PRK, (PhotoRefractive Keratectomy), is used to correct myopia, hyperopia and astigmatism, In this process the epithelium (topmost layer of the cornea) is removed. Then the cornea of the affected eye is reshaped by a computer controlled eximer laser.
However, PRK has its drawbacks, too. Patients do experience discomfort for 24-
Although PRK sculpts only a tiny amount of tissue from the cornea, it is a surgical procedure and thus the outcome cannot be guaranteed. Any surgical procedure should be undertaken only after careful consideration of the likelihood of success and consequences of any possible risks or side effects. Thorough professional advice from a qualified eye surgeon or surgeons is required before any eye treatment is undertaken. Predictability can be defined in several ways-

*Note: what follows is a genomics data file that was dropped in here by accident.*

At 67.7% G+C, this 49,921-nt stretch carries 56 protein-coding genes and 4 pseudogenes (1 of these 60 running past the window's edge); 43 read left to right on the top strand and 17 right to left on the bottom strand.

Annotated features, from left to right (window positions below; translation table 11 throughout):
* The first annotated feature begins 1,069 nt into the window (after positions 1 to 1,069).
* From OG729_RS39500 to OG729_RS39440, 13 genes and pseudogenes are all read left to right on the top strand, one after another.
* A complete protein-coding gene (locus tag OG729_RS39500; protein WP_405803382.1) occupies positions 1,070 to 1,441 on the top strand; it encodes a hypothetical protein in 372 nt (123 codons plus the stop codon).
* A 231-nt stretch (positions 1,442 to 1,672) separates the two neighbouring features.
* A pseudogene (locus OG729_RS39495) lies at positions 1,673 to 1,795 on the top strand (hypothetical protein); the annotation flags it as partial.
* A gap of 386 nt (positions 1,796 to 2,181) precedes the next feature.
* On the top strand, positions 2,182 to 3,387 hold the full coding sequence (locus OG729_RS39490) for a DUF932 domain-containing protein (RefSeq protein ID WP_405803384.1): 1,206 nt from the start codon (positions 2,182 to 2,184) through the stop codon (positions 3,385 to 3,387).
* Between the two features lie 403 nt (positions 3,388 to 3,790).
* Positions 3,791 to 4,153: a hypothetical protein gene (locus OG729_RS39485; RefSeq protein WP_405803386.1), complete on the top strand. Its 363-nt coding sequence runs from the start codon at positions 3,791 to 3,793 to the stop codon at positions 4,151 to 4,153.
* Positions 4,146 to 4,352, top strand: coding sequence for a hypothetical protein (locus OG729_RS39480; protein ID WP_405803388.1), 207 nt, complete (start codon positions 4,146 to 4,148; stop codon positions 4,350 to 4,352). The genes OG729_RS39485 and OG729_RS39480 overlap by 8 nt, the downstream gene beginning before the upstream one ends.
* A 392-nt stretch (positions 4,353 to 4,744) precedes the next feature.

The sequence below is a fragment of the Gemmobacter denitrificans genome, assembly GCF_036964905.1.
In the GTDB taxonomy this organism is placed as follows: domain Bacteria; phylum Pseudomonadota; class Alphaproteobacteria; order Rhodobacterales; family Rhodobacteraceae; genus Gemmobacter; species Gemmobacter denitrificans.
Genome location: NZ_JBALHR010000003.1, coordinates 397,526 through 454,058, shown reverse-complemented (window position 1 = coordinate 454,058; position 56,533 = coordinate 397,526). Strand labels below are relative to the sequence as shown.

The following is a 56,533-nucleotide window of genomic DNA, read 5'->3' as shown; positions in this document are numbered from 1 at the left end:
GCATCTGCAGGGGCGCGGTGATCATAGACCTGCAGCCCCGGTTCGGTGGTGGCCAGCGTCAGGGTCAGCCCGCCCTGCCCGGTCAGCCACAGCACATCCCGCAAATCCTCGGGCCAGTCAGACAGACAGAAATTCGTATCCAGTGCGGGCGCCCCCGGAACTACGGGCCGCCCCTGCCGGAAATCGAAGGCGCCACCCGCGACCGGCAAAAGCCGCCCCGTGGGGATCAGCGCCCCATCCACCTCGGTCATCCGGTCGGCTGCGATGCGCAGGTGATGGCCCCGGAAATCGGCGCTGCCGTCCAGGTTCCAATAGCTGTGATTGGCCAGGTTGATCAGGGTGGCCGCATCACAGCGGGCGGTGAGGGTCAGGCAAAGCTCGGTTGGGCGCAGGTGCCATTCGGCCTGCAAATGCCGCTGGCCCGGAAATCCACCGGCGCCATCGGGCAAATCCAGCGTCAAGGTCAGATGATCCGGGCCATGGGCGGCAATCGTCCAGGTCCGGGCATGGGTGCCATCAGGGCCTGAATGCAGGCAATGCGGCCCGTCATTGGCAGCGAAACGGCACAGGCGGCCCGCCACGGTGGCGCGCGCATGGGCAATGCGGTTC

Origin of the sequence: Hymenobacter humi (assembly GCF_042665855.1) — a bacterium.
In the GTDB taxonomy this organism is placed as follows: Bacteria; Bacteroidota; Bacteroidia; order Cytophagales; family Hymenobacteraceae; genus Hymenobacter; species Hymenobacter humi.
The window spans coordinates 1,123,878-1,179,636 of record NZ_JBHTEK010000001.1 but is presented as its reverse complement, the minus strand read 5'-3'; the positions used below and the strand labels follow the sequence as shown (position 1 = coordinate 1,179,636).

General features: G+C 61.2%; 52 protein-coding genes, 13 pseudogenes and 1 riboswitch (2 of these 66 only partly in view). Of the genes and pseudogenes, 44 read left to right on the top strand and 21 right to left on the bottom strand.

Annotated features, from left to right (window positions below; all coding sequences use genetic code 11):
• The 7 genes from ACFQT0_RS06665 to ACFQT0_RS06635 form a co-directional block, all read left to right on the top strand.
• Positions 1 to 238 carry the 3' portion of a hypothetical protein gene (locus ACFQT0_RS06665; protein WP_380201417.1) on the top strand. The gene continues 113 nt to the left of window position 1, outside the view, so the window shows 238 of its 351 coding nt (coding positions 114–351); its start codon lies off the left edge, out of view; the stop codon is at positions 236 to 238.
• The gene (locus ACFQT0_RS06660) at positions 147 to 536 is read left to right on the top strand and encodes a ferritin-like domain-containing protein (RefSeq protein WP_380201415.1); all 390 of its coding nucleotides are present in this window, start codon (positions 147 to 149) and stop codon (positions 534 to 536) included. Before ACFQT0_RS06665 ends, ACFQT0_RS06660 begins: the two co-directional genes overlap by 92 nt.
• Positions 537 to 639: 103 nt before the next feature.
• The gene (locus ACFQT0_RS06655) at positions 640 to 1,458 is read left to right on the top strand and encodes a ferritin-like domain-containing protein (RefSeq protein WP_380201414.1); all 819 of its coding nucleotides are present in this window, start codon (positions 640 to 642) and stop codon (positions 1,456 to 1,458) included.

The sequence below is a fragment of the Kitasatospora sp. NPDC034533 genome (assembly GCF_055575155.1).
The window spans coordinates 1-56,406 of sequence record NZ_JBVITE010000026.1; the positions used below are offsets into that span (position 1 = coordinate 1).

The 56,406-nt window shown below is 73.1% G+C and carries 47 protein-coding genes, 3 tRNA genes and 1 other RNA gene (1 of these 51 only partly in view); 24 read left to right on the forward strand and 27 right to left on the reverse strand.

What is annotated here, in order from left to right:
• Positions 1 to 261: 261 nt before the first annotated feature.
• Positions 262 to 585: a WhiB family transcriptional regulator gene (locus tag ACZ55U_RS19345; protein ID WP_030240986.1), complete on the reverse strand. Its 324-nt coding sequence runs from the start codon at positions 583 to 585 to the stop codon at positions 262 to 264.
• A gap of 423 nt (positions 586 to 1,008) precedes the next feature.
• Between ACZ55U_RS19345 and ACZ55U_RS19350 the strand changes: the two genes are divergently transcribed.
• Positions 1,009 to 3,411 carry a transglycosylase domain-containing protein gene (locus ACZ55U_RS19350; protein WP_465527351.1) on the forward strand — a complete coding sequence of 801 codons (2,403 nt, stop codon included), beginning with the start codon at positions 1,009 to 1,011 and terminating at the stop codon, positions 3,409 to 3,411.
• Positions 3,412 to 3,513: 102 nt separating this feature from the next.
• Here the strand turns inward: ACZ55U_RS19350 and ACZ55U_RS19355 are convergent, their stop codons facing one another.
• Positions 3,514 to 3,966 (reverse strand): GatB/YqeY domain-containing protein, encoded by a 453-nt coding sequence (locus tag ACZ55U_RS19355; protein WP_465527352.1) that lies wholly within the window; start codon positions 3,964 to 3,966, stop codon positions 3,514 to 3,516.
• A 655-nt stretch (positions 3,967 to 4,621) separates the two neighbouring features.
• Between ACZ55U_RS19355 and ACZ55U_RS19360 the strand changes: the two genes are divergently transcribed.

It is also important to separate the normally expected side effects of surgery and healing from real complications. Immediately after surgery some people have discomfort, although the use of bandage contact lenses and medications usually control this nicely. Light sensitivity is almost universal and halos and other unusual light effects can occur. Vision can be reduced while healing and from the normally planned overcorrection. Medical professionals and their associates consider this treatment as experimental as longterm side effects are not yet known. You must discuss and fully understand all of these possible side effects and problems prior to surgery. Hopefully, the information here will assist you in that process.